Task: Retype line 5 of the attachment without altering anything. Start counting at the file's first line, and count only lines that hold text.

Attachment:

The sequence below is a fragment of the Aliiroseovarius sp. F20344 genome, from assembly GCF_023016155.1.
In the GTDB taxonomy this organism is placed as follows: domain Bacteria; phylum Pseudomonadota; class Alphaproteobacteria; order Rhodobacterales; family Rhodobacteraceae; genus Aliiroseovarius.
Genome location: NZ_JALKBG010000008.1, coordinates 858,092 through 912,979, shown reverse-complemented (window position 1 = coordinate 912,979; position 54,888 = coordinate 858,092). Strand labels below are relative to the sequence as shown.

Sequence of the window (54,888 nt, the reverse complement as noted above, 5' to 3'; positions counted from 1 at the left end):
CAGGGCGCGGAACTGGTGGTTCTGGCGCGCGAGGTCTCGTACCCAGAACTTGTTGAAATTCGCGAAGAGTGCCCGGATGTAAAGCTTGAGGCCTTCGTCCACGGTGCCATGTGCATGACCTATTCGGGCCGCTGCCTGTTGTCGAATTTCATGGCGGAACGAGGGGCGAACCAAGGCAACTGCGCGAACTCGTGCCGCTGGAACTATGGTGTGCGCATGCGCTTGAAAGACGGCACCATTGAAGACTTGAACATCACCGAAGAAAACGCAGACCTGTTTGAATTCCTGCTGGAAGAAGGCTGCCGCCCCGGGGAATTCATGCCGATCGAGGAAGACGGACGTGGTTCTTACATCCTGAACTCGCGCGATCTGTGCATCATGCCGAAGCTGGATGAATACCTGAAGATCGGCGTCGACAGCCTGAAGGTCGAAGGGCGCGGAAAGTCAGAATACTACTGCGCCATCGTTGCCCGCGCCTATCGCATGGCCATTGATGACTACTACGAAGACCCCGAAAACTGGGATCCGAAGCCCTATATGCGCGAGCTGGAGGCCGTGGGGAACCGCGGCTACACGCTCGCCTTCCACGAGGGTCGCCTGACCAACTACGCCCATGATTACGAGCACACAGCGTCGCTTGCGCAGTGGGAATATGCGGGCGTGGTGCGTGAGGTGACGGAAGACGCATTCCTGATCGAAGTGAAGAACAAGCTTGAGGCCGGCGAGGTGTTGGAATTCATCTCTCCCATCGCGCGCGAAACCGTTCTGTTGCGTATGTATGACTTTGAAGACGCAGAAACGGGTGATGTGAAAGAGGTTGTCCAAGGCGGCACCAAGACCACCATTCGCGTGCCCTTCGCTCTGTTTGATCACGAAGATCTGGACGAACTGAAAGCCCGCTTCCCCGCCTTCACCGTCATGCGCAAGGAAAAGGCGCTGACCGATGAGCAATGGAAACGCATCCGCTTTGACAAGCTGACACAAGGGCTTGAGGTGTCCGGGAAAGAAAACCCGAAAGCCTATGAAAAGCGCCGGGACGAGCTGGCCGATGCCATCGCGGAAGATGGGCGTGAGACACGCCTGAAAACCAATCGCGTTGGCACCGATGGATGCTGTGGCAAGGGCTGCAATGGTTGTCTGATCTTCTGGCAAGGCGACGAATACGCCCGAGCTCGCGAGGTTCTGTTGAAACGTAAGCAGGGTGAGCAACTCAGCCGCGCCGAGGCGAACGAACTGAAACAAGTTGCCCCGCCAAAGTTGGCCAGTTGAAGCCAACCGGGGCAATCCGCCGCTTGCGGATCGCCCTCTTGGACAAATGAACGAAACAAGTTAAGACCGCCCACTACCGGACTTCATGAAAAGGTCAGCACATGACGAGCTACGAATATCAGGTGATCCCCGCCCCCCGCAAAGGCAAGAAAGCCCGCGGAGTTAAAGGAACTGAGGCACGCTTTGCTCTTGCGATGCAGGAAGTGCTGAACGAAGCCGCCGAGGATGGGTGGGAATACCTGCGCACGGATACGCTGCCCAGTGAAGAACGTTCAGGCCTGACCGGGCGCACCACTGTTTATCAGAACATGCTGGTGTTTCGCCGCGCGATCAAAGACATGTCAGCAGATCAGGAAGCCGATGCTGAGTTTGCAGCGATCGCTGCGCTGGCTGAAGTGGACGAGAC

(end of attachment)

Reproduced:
CAGGGCGCGGAACTGGTGGTTCTGGCGCGCGAGGTCTCGTACCCAGAACTTGTTGAAATTCGCGAAGAGTGCCCGGATGTAAAGCTTGAGGCCTTCGTCCACGGTGCCATGTGCATGACCTATTCGGGCCGCTGCCTGTTGTCGAATTTCATGGCGGAACGAGGGGCGAACCAAGGCAACTGCGCGAACTCGTGCCGCTGGAACTATGGTGTGCGCATGCGCTTGAAAGACGGCACCATTGAAGACTTGAACATCACCGAAGAAAACGCAGACCTGTTTGAATTCCTGCTGGAAGAAGGCTGCCGCCCCGGGGAATTCATGCCGATCGAGGAAGACGGACGTGGTTCTTACATCCTGAACTCGCGCGATCTGTGCATCATGCCGAAGCTGGATGAATACCTGAAGATCGGCGTCGACAGCCTGAAGGTCGAAGGGCGCGGAAAGTCAGAATACTACTGCGCCATCGTTGCCCGCGCCTATCGCATGGCCATTGATGACTACTACGAAGACCCCGAAAACTGGGATCCGAAGCCCTATATGCGCGAGCTGGAGGCCGTGGGGAACCGCGGCTACACGCTCGCCTTCCACGAGGGTCGCCTGACCAACTACGCCCATGATTACGAGCACACAGCGTCGCTTGCGCAGTGGGAATATGCGGGCGTGGTGCGTGAGGTGACGGAAGACGCATTCCTGATCGAAGTGAAGAACAAGCTTGAGGCCGGCGAGGTGTTGGAATTCATCTCTCCCATCGCGCGCGAAACCGTTCTGTTGCGTATGTATGACTTTGAAGACGCAGAAACGGGTGATGTGAAAGAGGTTGTCCAAGGCGGCACCAAGACCACCATTCGCGTGCCCTTCGCTCTGTTTGATCACGAAGATCTGGACGAACTGAAAGCCCGCTTCCCCGCCTTCACCGTCATGCGCAAGGAAAAGGCGCTGACCGATGAGCAATGGAAACGCATCCGCTTTGACAAGCTGACACAAGGGCTTGAGGTGTCCGGGAAAGAAAACCCGAAAGCCTATGAAAAGCGCCGGGACGAGCTGGCCGATGCCATCGCGGAAGATGGGCGTGAGACACGCCTGAAAACCAATCGCGTTGGCACCGATGGATGCTGTGGCAAGGGCTGCAATGGTTGTCTGATCTTCTGGCAAGGCGACGAATACGCCCGAGCTCGCGAGGTTCTGTTGAAACGTAAGCAGGGTGAGCAACTCAGCCGCGCCGAGGCGAACGAACTGAAACAAGTTGCCCCGCCAAAGTTGGCCAGTTGAAGCCAACCGGGGCAATCCGCCGCTTGCGGATCGCCCTCTTGGACAAATGAACGAAACAAGTTAAGACCGCCCACTACCGGACTTCATGAAAAGGTCAGCACATGACGAGCTACGAATATCAGGTGATCCCCGCCCCCCGCAAAGGCAAGAAAGCCCGCGGAGTTAAAGGAACTGAGGCACGCTTTGCTCTTGCGATGCAGGAAGTGCTGAACGAAGCCGCCGAGGATGGGTGGGAATACCTGCGCACGGATACGCTGCCCAGTGAAGAACGTTCAGGCCTGACCGGGCGCACCACTGTTTATCAGAACATGCTGGTGTTTCGCCGCGCGATCAAAGACATGTCAGCAGATCAGGAAGCCGATGCTGAGTTTGCAGCGATCGCTGCGCTGGCTGAAGTGGACGAGAC